In another contribution to this issue, Logan Cochrane’s ‘Synthesis of Evaluations in South Sudan: Lessons Learned for Engagement in Fragile and Conflict-Affected States’ sheds light on the complexity of working in fragile and conflict-affected contexts. However, complexity is not just an assessment of the reality that leads to a positive action. As the global and national response to the sequence of Covid-19 outbreaks has shown, complexity often triggers an opposite reaction – sometimes unconscious, sometimes deliberate – not to fully engage with reality and the individual and collective responsibility of tackling the challenges in front of us. Cochrane’s synthesis identifies a considerable gap between what is known and what is done as a result of that knowledge.
Closing borders and curtailing the movement of people is becoming key to government containment of Covid-19. Epidemiologists don’t take these measures lightly, as they know well that stopping people from moving around is, after a while, mission impossible. Governments, on the other hand, are often keener to decide who can move and who has to stay put. Klaus Neumann’s account of hostile and hospitable reactions to the arrival of asylum seekers and migrants in Europe and to the actions of some non-governmental organisations in ‘The Appeal of Civil Disobedience in the Central Mediterranean: German Responses to the June 2019 Mission of the Sea-Watch 3’ is an important reminder that human dignity does not make sense if it’s circumscribed by geographical borders. Neumann also reminds us that many citizen and grass roots organisations were ready to disobey their government’s narrow interpretation of who is entitled to what rights – which suggests that the motivations of organisations like Sea-Watch should not be seen as mere gestures of hospitality towards migrants.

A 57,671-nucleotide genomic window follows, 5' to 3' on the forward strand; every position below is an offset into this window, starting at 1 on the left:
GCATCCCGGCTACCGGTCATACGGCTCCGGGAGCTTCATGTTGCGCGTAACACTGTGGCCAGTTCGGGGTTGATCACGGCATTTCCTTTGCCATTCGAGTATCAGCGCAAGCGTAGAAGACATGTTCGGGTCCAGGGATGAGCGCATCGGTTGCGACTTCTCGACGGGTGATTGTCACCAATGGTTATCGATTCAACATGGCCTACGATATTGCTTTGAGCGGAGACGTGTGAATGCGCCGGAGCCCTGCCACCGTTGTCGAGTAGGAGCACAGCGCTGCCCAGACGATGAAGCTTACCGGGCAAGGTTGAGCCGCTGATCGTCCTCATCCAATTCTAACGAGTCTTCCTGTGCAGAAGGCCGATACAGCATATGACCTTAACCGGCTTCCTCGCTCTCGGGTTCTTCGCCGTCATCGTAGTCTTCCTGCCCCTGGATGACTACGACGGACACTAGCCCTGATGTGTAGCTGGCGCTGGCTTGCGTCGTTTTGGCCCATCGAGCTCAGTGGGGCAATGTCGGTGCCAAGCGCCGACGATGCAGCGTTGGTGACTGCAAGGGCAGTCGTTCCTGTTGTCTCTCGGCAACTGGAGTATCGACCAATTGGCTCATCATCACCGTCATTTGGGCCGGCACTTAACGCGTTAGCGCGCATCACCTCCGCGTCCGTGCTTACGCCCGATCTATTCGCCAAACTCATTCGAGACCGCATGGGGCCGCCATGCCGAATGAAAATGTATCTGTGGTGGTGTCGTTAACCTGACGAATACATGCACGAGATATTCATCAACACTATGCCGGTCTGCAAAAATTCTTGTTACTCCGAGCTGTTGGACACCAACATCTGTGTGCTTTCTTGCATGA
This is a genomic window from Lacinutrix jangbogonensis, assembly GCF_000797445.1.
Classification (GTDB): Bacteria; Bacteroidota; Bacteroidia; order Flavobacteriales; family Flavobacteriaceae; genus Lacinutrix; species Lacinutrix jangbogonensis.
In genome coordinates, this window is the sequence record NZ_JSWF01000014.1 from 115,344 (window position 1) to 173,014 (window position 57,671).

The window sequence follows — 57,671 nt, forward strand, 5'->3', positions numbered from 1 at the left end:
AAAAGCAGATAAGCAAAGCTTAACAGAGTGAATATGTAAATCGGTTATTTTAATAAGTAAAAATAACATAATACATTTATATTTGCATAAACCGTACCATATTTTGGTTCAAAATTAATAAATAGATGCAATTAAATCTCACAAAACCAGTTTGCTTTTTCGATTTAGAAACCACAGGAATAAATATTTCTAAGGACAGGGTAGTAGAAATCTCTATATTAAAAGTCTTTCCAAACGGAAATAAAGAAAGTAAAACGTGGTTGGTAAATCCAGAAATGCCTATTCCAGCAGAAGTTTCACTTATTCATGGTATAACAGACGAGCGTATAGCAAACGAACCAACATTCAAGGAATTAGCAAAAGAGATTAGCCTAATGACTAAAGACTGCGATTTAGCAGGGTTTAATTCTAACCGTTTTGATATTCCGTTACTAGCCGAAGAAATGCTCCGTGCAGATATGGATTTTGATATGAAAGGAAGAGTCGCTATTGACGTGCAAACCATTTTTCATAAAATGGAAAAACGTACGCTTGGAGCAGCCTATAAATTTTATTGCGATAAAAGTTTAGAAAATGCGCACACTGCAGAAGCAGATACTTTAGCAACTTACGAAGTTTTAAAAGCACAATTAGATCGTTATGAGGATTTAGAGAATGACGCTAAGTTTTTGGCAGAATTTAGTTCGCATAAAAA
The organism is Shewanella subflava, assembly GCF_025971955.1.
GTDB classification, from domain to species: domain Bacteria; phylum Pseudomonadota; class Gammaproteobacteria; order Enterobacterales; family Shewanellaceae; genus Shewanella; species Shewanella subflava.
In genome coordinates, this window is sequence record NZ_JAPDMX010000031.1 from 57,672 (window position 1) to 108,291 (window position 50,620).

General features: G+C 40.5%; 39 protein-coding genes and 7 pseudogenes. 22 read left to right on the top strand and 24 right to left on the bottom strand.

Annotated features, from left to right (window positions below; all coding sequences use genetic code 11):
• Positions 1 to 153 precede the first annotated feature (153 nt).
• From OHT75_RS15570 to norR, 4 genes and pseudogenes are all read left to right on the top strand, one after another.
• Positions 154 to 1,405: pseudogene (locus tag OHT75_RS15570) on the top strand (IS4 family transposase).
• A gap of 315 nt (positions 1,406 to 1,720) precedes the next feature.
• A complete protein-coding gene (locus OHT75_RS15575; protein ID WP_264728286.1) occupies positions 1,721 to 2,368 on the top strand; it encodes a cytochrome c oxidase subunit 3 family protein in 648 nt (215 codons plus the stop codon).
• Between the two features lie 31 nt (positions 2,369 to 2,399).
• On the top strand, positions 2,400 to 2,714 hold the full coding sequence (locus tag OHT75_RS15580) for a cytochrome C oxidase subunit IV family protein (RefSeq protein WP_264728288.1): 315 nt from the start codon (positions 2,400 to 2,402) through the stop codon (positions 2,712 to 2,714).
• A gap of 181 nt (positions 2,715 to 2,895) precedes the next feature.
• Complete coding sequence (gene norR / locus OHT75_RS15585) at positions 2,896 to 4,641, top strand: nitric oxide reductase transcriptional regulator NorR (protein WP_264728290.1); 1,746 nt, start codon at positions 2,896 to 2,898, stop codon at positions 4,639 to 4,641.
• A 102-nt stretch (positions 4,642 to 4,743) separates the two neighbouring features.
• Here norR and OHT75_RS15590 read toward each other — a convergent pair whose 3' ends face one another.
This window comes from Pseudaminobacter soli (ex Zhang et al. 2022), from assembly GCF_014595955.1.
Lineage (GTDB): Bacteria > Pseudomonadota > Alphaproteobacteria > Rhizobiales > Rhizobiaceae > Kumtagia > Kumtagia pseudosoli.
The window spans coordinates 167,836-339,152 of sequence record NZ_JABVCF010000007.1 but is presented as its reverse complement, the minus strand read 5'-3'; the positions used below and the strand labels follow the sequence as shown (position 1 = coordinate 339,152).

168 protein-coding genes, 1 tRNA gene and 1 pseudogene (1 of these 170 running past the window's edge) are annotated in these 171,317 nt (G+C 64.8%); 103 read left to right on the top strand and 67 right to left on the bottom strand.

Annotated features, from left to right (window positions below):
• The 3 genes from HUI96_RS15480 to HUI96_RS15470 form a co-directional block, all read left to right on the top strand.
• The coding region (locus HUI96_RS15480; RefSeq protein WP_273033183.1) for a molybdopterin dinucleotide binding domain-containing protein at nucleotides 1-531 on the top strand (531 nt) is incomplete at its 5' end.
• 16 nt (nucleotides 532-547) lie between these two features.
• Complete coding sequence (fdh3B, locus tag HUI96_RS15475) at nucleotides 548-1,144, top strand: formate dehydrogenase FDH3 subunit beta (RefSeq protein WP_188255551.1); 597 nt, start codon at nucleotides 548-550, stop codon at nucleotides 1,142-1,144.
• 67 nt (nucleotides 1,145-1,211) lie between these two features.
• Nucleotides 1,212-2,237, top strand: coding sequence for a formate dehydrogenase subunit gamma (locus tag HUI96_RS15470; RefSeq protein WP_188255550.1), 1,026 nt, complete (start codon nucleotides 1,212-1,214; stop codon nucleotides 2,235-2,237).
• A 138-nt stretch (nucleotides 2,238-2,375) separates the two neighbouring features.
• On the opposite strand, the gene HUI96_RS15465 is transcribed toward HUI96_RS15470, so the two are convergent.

In ‘Myths of Violence’, Brad Evans offers a possible explanation of what motivates solidarity with migrants and asylum seekers in Europe. For Evans, instead of the privilege of absolute power, violence is the outcome of asymmetric freedom, ‘the freedom to punish and destroy … over the freedom to resist or … to flee’. With reference to Gilles Deleuze, he argues that oppression not only denies the rights of the oppressed but restricts their movement. He challenges a conception of ‘the political’ that he feels legitimises the continuation of violence in multiple forms. According to this conception, violence, caused by difference, can only be managed. But, for Evans, attempts at homogenisation produce violence, not difference per se. If difference is no longer seen as a problem, violence can be overcome.
Hopefully, someone will have already started planning the recovery phase after the Covid-19 disaster, particularly in developing countries. The virus won’t directly destroy houses and buildings, but the lessons learned – and those still to be learned – by the humanitarian shelter sector that Bill Flinn discusses in ‘Defining ‘Better’ Better: Why Building Back Better Means More Than Structural Safety’ might help ensure safer conditions for most people, instead of safe for fewer.
This regular issue ends with a response from Anna Skeels to the Journal of Humanitarian Affairs special issue on humanitarian innovation (JHA, 1:3). In ‘From Black Hole to North Star’ she defends a more positive view of the evolution of humanitarian innovation, its theory and practice. Skeels rightly argues that ‘system-wide issues need system-wide collaboration’. Right now, this call is clearly of global relevance, not only for those involved with humanitarian innovation.